AURELIUS, Antoninus Marcus, Roman emperor and philosopher, known in history as Marcus Aurelius, born in 121; died March 17, 180 A. D. He is counted the crown and flower of the school of philosophy known as Stoicism, the noblest of all pagans, and was the adopted son and the son-in-law of Antoninus Pius, whom he succeeded on the throne in 161.
At the early age of seventeen he gained the favor of Emperor Hadrian. He was a pupil of Sextus, of the orator Herodes Atticus, and of Mecianus, an eminent jurist, through whom he formed the acquaintance of many learned men, and became an advocate of Stoic philosophy.
He distinguished himself as sole commander of the army as early as 169, in which capacity he prosecuted with great vigor successive campaigns against the barbarians, and finally compelled them to sue for peace. Subsequently he conducted effective warfare in Asia, and, while in the East, visited Egypt and Northern Africa, and before returning home made an extended visit to Greece.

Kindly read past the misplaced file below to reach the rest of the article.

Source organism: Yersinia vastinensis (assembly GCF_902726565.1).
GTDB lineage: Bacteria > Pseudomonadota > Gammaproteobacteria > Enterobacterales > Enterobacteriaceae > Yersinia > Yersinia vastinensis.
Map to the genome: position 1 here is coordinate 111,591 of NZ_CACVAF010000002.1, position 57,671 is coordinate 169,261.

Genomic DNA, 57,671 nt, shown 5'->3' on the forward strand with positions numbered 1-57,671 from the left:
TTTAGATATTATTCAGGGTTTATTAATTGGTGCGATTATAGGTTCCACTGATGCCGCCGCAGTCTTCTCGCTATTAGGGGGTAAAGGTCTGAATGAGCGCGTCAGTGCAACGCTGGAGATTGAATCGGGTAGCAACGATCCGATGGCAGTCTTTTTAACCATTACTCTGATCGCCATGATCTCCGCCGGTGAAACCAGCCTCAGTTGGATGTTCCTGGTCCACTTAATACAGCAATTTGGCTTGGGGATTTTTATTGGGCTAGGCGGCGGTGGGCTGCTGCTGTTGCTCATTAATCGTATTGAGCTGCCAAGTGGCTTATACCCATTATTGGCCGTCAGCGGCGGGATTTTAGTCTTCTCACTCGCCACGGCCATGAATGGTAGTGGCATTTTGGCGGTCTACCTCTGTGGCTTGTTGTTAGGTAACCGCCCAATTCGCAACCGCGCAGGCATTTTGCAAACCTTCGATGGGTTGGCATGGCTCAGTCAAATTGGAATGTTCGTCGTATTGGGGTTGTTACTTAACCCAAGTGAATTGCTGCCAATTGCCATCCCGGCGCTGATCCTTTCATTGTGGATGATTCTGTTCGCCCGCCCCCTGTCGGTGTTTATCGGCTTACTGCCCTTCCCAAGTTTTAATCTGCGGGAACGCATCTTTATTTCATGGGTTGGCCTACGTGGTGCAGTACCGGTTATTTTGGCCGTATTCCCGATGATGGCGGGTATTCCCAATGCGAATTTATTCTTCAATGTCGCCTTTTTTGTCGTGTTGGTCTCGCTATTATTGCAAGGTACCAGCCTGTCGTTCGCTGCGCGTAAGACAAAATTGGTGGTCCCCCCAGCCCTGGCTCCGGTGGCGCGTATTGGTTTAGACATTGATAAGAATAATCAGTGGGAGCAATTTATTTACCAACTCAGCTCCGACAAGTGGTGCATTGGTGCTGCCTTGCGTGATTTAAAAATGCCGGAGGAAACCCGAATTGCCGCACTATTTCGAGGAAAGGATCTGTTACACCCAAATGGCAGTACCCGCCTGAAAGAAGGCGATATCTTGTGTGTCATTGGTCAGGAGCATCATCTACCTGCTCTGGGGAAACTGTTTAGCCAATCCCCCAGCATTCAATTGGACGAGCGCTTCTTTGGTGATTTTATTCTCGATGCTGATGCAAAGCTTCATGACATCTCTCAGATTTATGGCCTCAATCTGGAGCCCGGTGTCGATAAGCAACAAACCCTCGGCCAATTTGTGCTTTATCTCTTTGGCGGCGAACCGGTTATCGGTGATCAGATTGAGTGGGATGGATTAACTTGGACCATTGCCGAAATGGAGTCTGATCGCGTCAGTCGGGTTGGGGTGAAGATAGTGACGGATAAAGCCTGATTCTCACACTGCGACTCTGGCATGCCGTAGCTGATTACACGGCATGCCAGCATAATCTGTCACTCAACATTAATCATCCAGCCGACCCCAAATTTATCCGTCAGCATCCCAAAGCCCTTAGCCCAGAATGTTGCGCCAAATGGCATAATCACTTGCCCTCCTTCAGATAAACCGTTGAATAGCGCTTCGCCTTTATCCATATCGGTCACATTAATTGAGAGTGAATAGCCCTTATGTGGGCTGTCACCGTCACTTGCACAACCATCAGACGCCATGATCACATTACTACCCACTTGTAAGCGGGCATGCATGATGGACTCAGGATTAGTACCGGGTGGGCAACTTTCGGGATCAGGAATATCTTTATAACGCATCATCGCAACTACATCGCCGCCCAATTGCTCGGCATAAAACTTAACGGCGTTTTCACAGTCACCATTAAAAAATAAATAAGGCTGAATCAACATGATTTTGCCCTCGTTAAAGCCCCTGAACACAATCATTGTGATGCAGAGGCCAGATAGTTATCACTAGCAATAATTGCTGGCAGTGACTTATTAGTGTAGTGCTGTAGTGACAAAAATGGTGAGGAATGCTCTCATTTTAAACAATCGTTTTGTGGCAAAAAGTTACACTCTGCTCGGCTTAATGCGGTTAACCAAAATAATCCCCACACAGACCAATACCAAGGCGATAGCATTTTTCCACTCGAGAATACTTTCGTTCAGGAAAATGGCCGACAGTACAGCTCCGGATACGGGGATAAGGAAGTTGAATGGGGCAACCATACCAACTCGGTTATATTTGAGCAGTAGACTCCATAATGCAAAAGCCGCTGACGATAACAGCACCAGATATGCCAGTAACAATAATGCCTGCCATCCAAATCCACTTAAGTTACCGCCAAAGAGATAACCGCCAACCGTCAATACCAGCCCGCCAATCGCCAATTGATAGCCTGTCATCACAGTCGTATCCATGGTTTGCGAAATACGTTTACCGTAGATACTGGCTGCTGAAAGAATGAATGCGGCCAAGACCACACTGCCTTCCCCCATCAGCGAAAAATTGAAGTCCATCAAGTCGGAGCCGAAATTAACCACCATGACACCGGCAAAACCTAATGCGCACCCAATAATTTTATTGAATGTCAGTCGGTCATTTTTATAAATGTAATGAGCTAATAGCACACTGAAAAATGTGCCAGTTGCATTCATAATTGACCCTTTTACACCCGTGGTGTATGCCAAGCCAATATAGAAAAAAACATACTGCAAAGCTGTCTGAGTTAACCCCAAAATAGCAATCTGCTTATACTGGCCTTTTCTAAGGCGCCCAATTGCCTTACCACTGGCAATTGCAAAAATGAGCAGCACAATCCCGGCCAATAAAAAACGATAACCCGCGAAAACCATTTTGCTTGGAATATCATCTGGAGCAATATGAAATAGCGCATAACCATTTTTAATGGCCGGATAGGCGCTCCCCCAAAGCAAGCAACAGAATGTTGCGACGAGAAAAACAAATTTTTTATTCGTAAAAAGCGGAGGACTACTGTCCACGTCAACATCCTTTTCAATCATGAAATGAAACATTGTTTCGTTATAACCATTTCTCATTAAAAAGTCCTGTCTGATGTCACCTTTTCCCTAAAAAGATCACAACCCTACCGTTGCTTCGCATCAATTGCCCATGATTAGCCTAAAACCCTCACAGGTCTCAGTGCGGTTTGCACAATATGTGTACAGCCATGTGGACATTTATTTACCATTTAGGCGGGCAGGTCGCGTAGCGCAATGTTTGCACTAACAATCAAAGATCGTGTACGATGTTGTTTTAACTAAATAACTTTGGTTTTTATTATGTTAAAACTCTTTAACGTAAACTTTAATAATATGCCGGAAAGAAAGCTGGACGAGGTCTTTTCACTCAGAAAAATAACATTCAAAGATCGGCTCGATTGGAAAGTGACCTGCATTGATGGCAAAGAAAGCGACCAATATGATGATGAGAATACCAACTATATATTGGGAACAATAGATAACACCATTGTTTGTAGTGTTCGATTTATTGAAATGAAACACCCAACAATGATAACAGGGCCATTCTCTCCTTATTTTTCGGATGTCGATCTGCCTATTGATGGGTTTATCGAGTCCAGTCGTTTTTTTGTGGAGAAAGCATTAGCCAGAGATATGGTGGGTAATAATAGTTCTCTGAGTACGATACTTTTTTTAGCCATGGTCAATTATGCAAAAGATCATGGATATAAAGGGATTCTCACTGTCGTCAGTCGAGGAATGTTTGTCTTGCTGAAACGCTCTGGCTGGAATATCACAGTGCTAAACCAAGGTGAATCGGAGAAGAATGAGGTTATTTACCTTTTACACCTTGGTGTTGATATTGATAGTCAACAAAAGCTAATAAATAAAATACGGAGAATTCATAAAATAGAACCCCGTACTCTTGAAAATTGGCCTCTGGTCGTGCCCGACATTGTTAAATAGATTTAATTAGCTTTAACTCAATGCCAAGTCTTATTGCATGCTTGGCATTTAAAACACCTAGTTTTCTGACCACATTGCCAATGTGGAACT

On reaching Rome he was again compelled to take the field against new barbarian invasions of the savage Marcomanni and defeated the enemy several times, but was taken sick and died at Vindobona, now the city of Vienna. Although he possessed great liberality, a wide knowledge of philosophy, and magnanimity of character, he persecuted the Christians; not that he desired to suppress their worship, but rather that he feared their doctrines would hinder good government, and thought them enemies of the empire. While he was noted as a philosopher and wrote much on scientific subjects, the only work extant is one written in Greek, called "Meditations." This work has been translated into most modern languages and has had a wide circulation.